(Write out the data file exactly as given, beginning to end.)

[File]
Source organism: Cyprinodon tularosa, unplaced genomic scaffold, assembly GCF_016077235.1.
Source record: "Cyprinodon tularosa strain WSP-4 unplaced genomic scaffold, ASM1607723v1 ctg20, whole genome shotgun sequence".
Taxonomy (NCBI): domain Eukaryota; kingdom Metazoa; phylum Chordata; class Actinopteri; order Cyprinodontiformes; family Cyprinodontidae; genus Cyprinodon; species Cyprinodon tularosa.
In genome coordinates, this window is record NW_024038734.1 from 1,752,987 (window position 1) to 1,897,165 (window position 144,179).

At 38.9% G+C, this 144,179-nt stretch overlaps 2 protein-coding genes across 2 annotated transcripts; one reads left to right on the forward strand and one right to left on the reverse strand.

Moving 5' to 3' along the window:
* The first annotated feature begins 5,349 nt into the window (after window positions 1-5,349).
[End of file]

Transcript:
Source organism: Cyprinodon tularosa, unplaced genomic scaffold, assembly GCF_016077235.1.
Source record: "Cyprinodon tularosa strain WSP-4 unplaced genomic scaffold, ASM1607723v1 ctg20, whole genome shotgun sequence".
Taxonomy (NCBI): domain Eukaryota; kingdom Metazoa; phylum Chordata; class Actinopteri; order Cyprinodontiformes; family Cyprinodontidae; genus Cyprinodon; species Cyprinodon tularosa.
In genome coordinates, this window is record NW_024038734.1 from 1,752,987 (window position 1) to 1,897,165 (window position 144,179).

At 38.9% G+C, this 144,179-nt stretch overlaps 2 protein-coding genes across 2 annotated transcripts; one reads left to right on the forward strand and one right to left on the reverse strand.

Moving 5' to 3' along the window:
* The first annotated feature begins 5,349 nt into the window (after window positions 1-5,349).